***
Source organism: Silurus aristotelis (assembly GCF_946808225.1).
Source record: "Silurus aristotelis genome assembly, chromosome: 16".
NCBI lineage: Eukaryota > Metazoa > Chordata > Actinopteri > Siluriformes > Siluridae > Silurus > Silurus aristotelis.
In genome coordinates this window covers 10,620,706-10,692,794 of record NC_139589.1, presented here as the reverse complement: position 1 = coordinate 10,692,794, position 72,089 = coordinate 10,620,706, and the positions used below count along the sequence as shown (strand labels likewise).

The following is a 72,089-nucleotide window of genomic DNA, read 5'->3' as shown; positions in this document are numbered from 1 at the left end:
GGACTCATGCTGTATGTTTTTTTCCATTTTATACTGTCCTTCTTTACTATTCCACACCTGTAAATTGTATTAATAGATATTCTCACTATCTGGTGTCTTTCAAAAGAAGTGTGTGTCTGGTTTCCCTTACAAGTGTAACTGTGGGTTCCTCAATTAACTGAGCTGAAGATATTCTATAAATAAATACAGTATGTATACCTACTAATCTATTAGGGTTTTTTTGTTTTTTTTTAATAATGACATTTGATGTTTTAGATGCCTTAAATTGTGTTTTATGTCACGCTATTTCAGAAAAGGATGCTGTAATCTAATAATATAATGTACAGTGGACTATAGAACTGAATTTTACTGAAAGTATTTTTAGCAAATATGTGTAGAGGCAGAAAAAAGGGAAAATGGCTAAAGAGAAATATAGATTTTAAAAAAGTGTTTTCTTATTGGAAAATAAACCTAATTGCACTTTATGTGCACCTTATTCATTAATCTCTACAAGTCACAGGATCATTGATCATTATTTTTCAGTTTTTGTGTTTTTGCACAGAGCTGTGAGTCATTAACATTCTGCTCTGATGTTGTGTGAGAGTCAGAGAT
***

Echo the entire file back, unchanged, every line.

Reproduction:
Source organism: Silurus aristotelis (assembly GCF_946808225.1).
Source record: "Silurus aristotelis genome assembly, chromosome: 16".
NCBI lineage: Eukaryota > Metazoa > Chordata > Actinopteri > Siluriformes > Siluridae > Silurus > Silurus aristotelis.
In genome coordinates this window covers 10,620,706-10,692,794 of record NC_139589.1, presented here as the reverse complement: position 1 = coordinate 10,692,794, position 72,089 = coordinate 10,620,706, and the positions used below count along the sequence as shown (strand labels likewise).

The following is a 72,089-nucleotide window of genomic DNA, read 5'->3' as shown; positions in this document are numbered from 1 at the left end:
GGACTCATGCTGTATGTTTTTTTCCATTTTATACTGTCCTTCTTTACTATTCCACACCTGTAAATTGTATTAATAGATATTCTCACTATCTGGTGTCTTTCAAAAGAAGTGTGTGTCTGGTTTCCCTTACAAGTGTAACTGTGGGTTCCTCAATTAACTGAGCTGAAGATATTCTATAAATAAATACAGTATGTATACCTACTAATCTATTAGGGTTTTTTTGTTTTTTTTTAATAATGACATTTGATGTTTTAGATGCCTTAAATTGTGTTTTATGTCACGCTATTTCAGAAAAGGATGCTGTAATCTAATAATATAATGTACAGTGGACTATAGAACTGAATTTTACTGAAAGTATTTTTAGCAAATATGTGTAGAGGCAGAAAAAAGGGAAAATGGCTAAAGAGAAATATAGATTTTAAAAAAGTGTTTTCTTATTGGAAAATAAACCTAATTGCACTTTATGTGCACCTTATTCATTAATCTCTACAAGTCACAGGATCATTGATCATTATTTTTCAGTTTTTGTGTTTTTGCACAGAGCTGTGAGTCATTAACATTCTGCTCTGATGTTGTGTGAGAGTCAGAGAT